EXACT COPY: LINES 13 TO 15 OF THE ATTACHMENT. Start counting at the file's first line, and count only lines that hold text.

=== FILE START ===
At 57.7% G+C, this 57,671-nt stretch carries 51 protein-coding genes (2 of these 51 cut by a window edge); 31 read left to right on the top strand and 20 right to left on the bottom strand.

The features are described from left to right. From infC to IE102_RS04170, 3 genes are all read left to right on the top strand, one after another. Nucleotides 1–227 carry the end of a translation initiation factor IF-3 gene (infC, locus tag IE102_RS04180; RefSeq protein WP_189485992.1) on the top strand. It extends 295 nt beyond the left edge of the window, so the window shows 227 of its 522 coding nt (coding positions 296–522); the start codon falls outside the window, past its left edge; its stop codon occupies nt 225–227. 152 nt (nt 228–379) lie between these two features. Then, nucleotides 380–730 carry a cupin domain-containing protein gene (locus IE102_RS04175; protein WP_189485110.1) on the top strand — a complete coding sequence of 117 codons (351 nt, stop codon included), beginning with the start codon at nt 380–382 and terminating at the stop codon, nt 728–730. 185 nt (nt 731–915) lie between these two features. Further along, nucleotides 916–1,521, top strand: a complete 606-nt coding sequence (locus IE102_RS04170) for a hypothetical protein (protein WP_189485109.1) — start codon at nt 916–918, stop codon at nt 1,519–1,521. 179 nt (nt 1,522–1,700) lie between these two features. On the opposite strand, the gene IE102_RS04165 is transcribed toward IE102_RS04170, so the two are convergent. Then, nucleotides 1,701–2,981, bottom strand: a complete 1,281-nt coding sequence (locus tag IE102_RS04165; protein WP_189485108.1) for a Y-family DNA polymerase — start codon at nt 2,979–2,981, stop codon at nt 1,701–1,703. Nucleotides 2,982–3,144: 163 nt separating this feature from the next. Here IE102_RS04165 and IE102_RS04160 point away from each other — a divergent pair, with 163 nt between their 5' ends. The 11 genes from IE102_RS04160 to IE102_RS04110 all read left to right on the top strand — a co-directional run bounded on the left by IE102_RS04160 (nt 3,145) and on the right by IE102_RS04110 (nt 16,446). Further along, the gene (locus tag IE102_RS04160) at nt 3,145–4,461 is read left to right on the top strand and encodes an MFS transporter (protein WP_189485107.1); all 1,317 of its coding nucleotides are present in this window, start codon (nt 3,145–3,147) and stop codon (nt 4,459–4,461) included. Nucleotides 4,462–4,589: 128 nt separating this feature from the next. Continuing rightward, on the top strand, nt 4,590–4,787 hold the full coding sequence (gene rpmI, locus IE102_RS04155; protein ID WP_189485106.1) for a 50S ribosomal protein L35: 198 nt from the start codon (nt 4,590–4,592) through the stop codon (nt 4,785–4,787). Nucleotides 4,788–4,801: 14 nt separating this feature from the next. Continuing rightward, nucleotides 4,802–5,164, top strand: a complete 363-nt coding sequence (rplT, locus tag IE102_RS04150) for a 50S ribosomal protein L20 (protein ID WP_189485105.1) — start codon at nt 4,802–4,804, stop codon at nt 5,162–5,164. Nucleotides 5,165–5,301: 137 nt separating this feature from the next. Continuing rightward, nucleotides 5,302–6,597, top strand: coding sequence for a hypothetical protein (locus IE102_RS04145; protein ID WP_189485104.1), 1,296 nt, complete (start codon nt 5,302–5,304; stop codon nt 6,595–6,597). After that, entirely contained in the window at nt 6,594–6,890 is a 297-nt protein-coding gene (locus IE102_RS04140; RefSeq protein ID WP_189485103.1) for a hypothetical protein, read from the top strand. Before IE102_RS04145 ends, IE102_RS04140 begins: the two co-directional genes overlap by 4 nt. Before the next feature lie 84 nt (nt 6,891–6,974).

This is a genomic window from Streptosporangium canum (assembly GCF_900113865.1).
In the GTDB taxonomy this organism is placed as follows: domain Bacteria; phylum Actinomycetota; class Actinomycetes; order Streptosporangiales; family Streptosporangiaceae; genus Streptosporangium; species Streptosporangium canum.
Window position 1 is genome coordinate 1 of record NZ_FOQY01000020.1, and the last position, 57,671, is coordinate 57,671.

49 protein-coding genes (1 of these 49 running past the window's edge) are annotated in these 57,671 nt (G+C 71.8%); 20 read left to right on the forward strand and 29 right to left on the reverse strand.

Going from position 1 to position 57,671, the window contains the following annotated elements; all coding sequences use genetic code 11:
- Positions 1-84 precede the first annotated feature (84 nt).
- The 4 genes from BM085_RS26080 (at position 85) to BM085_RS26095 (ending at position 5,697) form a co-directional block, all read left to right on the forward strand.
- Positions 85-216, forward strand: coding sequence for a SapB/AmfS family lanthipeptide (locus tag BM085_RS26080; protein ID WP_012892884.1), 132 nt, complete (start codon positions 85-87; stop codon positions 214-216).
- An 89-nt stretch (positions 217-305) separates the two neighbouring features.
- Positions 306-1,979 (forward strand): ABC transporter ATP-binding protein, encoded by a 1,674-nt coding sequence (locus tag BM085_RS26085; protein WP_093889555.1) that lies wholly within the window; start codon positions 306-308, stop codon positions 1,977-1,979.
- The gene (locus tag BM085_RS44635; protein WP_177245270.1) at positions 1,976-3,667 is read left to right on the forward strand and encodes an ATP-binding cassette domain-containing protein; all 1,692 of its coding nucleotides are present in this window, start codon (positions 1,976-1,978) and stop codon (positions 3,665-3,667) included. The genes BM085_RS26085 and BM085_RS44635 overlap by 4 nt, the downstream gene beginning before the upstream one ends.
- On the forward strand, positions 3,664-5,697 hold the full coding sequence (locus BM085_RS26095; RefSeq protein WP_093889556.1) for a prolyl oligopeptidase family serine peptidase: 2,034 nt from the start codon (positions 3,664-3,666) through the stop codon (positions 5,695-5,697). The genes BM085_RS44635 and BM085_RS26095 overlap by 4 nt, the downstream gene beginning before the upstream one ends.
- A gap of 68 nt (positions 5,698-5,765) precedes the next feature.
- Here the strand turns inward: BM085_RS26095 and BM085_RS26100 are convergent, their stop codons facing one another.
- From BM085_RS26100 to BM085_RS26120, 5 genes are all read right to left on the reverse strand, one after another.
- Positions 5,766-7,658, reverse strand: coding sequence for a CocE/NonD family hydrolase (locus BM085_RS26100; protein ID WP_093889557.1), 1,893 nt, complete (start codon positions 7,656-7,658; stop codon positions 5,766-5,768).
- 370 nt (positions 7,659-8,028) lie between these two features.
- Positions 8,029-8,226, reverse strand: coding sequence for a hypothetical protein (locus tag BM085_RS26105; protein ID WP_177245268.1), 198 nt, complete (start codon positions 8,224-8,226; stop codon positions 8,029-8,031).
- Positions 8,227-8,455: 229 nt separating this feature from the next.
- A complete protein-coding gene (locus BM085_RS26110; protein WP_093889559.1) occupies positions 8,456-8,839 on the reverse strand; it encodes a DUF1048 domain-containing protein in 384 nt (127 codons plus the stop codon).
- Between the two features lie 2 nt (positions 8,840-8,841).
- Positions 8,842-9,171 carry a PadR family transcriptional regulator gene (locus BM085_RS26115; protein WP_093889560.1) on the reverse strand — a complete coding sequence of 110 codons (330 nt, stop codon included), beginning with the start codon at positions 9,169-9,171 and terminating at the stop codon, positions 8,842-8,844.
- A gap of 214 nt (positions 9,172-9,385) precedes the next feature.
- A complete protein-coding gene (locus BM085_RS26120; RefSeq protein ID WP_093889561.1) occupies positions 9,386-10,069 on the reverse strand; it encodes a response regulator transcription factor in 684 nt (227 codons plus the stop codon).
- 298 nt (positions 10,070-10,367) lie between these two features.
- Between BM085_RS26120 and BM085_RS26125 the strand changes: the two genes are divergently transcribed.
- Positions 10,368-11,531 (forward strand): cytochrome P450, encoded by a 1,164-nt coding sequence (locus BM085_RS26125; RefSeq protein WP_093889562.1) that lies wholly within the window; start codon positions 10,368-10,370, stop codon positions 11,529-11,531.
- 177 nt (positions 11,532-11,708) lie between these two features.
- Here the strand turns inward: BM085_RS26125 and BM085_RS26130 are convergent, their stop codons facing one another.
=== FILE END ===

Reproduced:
- The gene (locus tag BM085_RS44635; protein WP_177245270.1) at positions 1,976-3,667 is read left to right on the forward strand and encodes an ATP-binding cassette domain-containing protein; all 1,692 of its coding nucleotides are present in this window, start codon (positions 1,976-1,978) and stop codon (positions 3,665-3,667) included. The genes BM085_RS26085 and BM085_RS44635 overlap by 4 nt, the downstream gene beginning before the upstream one ends.
- On the forward strand, positions 3,664-5,697 hold the full coding sequence (locus BM085_RS26095; RefSeq protein WP_093889556.1) for a prolyl oligopeptidase family serine peptidase: 2,034 nt from the start codon (positions 3,664-3,666) through the stop codon (positions 5,695-5,697). The genes BM085_RS44635 and BM085_RS26095 overlap by 4 nt, the downstream gene beginning before the upstream one ends.
- A gap of 68 nt (positions 5,698-5,765) precedes the next feature.